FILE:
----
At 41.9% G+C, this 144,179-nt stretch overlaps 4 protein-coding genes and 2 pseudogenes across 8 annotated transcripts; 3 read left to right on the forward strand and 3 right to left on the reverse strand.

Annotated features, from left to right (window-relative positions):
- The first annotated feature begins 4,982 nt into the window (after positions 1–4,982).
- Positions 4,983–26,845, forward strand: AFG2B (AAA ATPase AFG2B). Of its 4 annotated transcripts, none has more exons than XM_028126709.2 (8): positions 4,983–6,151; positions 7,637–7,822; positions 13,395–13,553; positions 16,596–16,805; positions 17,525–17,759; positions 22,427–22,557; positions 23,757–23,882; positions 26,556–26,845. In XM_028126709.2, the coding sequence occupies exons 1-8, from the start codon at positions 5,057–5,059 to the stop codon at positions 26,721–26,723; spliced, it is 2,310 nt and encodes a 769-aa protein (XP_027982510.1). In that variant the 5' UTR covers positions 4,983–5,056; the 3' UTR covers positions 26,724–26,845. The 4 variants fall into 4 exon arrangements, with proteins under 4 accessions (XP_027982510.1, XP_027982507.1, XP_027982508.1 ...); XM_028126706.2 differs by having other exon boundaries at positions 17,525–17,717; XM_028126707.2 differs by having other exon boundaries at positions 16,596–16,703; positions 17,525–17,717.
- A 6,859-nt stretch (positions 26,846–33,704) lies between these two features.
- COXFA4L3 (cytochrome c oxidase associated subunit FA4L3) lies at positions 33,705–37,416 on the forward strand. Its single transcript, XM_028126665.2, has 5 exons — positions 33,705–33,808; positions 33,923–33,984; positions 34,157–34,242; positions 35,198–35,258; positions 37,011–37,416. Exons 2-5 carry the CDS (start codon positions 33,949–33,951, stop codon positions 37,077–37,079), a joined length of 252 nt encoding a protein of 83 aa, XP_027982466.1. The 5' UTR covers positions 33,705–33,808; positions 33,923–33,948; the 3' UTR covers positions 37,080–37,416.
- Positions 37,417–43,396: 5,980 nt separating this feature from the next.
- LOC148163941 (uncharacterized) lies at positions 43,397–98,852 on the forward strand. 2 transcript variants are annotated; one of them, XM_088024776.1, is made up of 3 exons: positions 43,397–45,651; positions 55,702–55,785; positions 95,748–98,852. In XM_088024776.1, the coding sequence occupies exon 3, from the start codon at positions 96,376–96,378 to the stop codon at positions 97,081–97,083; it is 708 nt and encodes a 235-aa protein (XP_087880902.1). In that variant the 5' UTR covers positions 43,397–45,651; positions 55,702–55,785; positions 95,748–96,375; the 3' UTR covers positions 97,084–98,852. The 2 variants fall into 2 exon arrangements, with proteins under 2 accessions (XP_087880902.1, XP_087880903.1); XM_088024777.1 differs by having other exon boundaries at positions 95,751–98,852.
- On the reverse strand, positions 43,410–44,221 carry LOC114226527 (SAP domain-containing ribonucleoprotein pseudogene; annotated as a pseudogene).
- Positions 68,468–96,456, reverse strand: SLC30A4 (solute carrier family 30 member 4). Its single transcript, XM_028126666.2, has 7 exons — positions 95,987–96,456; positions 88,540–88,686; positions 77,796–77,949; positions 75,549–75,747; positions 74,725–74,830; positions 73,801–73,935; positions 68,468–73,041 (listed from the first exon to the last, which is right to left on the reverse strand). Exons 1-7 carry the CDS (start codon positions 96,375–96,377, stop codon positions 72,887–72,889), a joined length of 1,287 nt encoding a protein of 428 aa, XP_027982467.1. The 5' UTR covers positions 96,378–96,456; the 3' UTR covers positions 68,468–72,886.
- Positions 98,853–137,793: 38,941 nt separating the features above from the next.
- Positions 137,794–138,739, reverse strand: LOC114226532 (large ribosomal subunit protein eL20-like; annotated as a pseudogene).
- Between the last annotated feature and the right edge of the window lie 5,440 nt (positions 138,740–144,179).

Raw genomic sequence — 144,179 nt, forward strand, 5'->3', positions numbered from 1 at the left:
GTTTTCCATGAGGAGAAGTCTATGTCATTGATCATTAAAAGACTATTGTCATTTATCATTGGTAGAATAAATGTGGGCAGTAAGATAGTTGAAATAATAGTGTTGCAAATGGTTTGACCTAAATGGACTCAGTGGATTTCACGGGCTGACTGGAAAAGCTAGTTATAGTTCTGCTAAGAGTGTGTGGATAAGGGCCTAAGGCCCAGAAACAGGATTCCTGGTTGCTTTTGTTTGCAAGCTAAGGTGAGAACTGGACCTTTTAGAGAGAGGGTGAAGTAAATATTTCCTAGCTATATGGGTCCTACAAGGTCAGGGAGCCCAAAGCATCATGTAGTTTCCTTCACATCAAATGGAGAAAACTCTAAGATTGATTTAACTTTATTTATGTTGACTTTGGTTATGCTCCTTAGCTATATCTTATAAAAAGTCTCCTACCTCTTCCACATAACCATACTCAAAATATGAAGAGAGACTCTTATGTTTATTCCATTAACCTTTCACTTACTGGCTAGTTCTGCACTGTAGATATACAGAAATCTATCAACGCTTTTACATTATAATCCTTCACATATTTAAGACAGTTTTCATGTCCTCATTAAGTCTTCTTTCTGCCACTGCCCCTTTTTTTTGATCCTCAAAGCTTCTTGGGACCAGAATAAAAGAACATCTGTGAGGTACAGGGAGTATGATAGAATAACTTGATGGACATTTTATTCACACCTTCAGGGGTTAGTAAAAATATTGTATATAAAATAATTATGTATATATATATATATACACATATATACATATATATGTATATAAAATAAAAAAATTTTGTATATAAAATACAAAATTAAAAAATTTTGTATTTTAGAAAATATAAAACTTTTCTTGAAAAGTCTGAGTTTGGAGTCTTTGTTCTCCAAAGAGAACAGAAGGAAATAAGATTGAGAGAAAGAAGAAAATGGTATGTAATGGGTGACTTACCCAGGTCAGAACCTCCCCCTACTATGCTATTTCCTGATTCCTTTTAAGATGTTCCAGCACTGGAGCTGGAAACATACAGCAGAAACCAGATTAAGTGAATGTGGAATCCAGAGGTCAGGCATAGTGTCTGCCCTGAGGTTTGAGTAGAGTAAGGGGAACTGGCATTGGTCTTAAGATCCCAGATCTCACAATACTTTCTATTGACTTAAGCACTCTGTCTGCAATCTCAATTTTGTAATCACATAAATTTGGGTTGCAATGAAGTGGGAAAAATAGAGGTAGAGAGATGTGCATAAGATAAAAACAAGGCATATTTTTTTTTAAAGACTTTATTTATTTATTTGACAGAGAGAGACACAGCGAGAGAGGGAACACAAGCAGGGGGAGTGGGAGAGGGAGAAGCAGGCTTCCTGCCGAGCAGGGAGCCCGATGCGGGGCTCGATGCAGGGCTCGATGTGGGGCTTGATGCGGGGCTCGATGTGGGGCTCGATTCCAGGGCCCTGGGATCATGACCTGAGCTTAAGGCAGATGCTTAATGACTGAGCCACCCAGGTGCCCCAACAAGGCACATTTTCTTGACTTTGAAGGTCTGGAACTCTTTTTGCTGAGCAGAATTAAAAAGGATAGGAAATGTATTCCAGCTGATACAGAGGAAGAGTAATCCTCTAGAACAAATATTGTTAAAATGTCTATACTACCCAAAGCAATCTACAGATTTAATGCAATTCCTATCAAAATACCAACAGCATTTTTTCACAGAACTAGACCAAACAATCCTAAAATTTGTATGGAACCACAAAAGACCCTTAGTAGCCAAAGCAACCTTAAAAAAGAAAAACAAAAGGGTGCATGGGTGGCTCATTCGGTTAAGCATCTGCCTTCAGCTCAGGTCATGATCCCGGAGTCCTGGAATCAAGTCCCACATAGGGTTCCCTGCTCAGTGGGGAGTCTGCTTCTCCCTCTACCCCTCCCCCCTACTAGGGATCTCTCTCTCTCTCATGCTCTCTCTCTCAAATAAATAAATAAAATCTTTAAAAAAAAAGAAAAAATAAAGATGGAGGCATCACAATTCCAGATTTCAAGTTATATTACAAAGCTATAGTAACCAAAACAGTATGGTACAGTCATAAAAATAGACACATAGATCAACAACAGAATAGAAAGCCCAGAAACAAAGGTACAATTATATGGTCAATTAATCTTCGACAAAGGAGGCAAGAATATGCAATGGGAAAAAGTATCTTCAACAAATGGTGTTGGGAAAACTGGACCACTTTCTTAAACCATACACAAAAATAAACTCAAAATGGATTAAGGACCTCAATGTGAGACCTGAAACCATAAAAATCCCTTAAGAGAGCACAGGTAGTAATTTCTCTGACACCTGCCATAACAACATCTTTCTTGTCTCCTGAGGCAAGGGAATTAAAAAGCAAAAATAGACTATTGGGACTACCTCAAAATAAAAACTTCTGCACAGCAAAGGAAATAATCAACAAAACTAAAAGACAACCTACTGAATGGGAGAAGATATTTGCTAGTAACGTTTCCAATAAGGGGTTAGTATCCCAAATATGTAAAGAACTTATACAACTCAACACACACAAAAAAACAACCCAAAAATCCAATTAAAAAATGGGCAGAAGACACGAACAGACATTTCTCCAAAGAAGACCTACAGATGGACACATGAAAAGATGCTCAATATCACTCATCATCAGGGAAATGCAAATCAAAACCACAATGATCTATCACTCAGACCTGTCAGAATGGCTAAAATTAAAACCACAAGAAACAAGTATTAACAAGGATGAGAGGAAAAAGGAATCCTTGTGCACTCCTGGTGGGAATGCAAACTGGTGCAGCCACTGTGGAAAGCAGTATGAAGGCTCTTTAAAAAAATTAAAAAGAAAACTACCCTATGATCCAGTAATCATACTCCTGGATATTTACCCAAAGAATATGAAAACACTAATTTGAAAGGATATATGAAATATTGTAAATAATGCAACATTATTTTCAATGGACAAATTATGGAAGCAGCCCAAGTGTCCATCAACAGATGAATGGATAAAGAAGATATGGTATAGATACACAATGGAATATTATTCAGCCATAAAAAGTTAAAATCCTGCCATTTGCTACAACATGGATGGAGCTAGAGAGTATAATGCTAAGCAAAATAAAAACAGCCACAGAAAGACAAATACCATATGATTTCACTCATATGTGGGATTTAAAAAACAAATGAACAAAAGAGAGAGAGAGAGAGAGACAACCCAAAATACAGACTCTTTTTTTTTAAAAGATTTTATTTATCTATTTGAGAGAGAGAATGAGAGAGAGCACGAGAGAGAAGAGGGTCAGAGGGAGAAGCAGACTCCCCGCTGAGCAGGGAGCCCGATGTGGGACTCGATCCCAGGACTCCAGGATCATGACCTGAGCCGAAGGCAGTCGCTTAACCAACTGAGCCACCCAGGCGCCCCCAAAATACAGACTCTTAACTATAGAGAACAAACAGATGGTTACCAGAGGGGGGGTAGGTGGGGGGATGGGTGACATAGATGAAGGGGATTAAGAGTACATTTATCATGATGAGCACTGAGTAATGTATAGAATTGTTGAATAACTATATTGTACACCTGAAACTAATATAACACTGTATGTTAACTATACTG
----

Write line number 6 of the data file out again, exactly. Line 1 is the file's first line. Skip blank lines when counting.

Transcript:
- COXFA4L3 (cytochrome c oxidase associated subunit FA4L3) lies at positions 33,705–37,416 on the forward strand. Its single transcript, XM_028126665.2, has 5 exons — positions 33,705–33,808; positions 33,923–33,984; positions 34,157–34,242; positions 35,198–35,258; positions 37,011–37,416. Exons 2-5 carry the CDS (start codon positions 33,949–33,951, stop codon positions 37,077–37,079), a joined length of 252 nt encoding a protein of 83 aa, XP_027982466.1. The 5' UTR covers positions 33,705–33,808; positions 33,923–33,948; the 3' UTR covers positions 37,080–37,416.